After passing through passageway 36, the air reaches a known type humidifier 42 schematically shown here as a spray device. An active carbon filter 20 is arranged on humidifier 42 if the fresh air is often loaded with bad smells.
Finally, the fresh air passes through a distributing device 43 shown as a perforated metal sheet to obtain the most even distribution of the fresh air which leaves through exit opening 45 in the direction of arrow R. Fresh air exit opening 45 directs air into a cavity 31 in the window breast. Cavity 31 is connected to air streaming channel 6 in window 5. The fresh air streams in direction R through the streaming channel 6 toward an exit chamber 46 arranged at the top end of window 5. Exit room 46 comprises an opening 44 which faces room W to be air-conditioned and has a so-called air supply grill through which the fresh air stream is blown into room W to be heated and air-conditioned.
Cavity 31 can be arranged as a fresh air distributing channel when there are several adjacent windows 5 in the same room or several adjacent rooms included in a heating and air-conditioning system according to the present invention. Thus, it is possible to connect rooms to be air conditioned which are adjacent to the room in which the described system is arranged with the heat exchange aggregate 13. It is also possible to include windows (not shown) in the heating and air-conditioning system which lie on the opposite wall of room W. In such an instance, fresh air channels (also not shown) are led either from cavity 31 in the window breast or from exit room 46 in front of exit opening 45 to the underside of the opposed window, which is formed in the same way as or similarly to window 5. It is understood that with this type of arrangement of the subject matter of the present invention, chokes or adjusting means are to be installed to achieve even fresh air distribution everywhere.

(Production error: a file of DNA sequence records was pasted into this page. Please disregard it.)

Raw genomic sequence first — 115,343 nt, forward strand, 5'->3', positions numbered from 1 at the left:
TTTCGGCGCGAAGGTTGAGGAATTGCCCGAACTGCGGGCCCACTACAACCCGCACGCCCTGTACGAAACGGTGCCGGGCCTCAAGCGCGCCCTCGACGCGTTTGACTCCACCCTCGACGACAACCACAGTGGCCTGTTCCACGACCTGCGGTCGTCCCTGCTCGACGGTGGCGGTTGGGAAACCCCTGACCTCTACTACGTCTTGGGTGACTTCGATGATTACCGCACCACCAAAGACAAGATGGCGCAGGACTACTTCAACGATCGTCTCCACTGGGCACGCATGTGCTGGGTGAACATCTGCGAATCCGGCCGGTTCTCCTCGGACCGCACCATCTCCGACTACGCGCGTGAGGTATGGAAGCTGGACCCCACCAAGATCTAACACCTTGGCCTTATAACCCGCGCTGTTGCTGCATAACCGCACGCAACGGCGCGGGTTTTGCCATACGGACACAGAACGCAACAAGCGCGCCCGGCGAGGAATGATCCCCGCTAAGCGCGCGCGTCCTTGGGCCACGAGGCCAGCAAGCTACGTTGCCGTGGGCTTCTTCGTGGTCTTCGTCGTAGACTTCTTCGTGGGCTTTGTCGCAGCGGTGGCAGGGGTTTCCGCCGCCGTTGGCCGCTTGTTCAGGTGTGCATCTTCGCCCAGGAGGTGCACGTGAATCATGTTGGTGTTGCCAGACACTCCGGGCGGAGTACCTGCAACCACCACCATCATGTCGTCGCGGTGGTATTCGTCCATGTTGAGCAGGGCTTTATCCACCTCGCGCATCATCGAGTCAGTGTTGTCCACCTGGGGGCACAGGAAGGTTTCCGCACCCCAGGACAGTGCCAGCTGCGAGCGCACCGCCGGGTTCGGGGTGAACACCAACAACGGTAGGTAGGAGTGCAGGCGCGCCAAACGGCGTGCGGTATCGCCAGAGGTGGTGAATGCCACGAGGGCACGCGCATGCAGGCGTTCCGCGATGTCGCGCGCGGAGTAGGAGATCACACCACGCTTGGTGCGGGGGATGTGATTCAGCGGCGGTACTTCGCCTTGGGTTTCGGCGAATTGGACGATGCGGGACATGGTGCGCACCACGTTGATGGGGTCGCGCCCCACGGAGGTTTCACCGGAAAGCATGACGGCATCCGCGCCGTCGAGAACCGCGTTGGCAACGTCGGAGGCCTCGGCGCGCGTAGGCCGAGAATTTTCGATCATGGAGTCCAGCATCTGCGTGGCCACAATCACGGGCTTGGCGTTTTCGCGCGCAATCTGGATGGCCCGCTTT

Further, according to the present invention, rooms which lie below or above the room which contains the heat exchange aggregate 13 may be supplied with treated air. But with all the embodiments where additional rooms are included in the supply range, it is absolutely necessary for rational operation that air channels also lead back from these rooms to the heat exhange aggregate 13.
As shown in FIG. 1, supply and removal pipes 47 can be arranged in the stale air flow-off cavity 27 for the heat and cold media used in the air conditioning section 33 (FIG. 2). Noise suppression means 12' and 31' may be installed, respectively, in the fresh air entrance channel 12 and cavity 31 in the window breast.
A sun-blind 50 may be disposed outside window 5 to achieve optimum operation of the heating and air-conditioning system according to the present invention. Sun-blind 50 may be a clear polyester foil vapor-blasted with aluminum in high vacuum. Depending on the thickness of the vapor-blasting, the foil may reflect 99% of the sun's radiation energy. On the other hand, the aluminum vapor-blasting leaves a practically uninterrupted view to the outside. It is understood, that other constructions of sun-blinds, e.g., a lamellar blind, can also be used. A curtain 51 can be hung on the inside of window 5 underneath air supply grill 44.
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|U.S. Classification||165/53, 165/7, 126/633, 165/59, 126/629|
|International Classification||F24F13/02, F24F5/00, F24F12/00|
|Cooperative Classification||F24F2005/0078, Y02B30/563, F24F5/0075, F24F2203/1052, F24F2203/1028, F24F12/001, F24F2203/104, F24F2203/1084, F24F2203/1012, F24F2203/1016, Y02B30/92, F24F2203/1068|
|European Classification||F24F12/00B, F24F5/00K|